Against All Enemies

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Against All Enemies: Inside America's War on Terror
Author: Richard Clarke

(reviewed by -Edverb 11:10, 29 May 2004 (PDT))

Upon finally completing this incredibly insightful and detailed examination of America's efforts against international terrorism, my very first thought was that it's necessary to read this book again.Though Clarke's writing has a way of getting to the heart of matters in digestible and understandable language, the sheer depth of information contained in the book demands a second reading.

The book opens with Richard Clarke's surreal account of managing the 9/11 crisis alongside a half dozen staffers from an evacuated White House; spans three decades of tactics, strategy and evaluation of America's many battles against terrorism; and ends with a comprehensive three pronged plan to make America safer (a task made considerably more challenging by the strategic error of invading Iraq).

Each chapter is filled with surprising candor, revealing the thinking and even the personality quirks of major decisionmakers, and introduces the reader to many key people who garnered less of the spotlight but have been equally vital to the cause of counterterrorism. I'm struck by Clarke's vivid recollection of conversations and events, and his unabashedly hawkish yet pragmatic stance on statecraft in general and defeating terrorism in particular. (Clarke flatly concurs with the decision to walk out on the International Criminal Court treaty, for one example). There are several occasions in the book where a detailed recollection is interrupted for an abruptly terse, almost "short-shrifted" account, perhaps in cases where further details of the events he describes are still classified.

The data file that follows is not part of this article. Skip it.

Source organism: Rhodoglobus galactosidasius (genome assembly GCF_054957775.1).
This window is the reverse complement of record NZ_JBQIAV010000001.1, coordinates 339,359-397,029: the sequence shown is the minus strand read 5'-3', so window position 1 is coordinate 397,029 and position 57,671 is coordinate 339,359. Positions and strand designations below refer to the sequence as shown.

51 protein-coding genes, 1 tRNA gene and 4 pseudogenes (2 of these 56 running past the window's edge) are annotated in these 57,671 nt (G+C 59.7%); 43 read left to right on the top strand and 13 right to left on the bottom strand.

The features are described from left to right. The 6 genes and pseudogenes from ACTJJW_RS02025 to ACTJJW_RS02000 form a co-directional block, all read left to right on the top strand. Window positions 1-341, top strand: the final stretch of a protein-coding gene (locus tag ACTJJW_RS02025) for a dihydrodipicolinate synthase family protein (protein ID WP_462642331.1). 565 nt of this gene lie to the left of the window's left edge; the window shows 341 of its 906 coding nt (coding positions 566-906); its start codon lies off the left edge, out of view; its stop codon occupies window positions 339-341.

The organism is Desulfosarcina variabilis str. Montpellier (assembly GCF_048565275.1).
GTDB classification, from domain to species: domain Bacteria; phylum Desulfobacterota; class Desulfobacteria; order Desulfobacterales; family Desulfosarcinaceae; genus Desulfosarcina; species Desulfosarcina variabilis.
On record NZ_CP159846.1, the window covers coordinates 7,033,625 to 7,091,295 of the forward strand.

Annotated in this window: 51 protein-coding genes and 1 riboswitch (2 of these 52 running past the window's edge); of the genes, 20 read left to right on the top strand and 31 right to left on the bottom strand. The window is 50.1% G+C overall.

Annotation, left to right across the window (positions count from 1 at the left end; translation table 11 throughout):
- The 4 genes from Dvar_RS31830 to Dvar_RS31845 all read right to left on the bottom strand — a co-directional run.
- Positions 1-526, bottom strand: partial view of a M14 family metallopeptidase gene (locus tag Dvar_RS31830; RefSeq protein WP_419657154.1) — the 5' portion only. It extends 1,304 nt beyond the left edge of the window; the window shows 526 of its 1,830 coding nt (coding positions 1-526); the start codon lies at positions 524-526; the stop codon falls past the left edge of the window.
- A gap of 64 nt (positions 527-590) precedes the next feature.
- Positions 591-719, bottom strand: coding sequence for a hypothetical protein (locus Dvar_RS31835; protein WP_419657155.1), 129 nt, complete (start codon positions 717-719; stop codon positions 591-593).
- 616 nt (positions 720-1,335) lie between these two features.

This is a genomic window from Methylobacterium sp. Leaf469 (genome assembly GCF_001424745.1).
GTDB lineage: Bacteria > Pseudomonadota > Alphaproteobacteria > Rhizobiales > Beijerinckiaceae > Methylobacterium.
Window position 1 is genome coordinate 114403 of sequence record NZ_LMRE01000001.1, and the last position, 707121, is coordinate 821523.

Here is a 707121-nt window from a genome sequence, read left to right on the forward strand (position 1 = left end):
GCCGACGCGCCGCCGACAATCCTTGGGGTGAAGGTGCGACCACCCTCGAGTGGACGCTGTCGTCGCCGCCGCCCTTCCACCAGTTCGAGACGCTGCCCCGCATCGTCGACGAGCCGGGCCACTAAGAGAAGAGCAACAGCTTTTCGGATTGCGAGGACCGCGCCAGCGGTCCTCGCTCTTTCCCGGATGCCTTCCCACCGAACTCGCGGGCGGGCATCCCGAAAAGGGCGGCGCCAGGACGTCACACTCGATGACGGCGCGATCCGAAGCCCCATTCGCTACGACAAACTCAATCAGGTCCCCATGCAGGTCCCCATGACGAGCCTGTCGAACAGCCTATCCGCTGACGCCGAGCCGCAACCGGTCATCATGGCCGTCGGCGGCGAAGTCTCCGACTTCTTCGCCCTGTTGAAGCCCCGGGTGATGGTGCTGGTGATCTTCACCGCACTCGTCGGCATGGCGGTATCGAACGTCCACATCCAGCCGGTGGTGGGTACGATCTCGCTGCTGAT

One also gets the sense that Clarke didn't care for neoconservatives like Wolfowitz and Rumsfeld, who are portrayed (albeit briefly) as captives to an idee fixe in Saddam's Iraq, a geopolitical obsession which survived even after al Queda was responsible for the attacks that "changed everything". Near the book's conclusion he notes the revolving door of highly experienced and competent counterterrorism experts who have walked out on the administration due largely to their single minded focus on Iraq.

The first 34 pages, which detail the crisis management of September 11th from the halls of power, are worth the cover price alone. Don't let the polemics of partisanship fool you into dismissing Richard Clarke -- this tome is required reading for understanding the war on terror, it's successes and failures, it's key players, and an understanding of the enemy we face. Best of all, the book is rife with self-assessment of American counterterrorism policy, from the man who helped shape it for decades. I could not recommend it more highly. It is far and away the best piece I've ever read on the subject.

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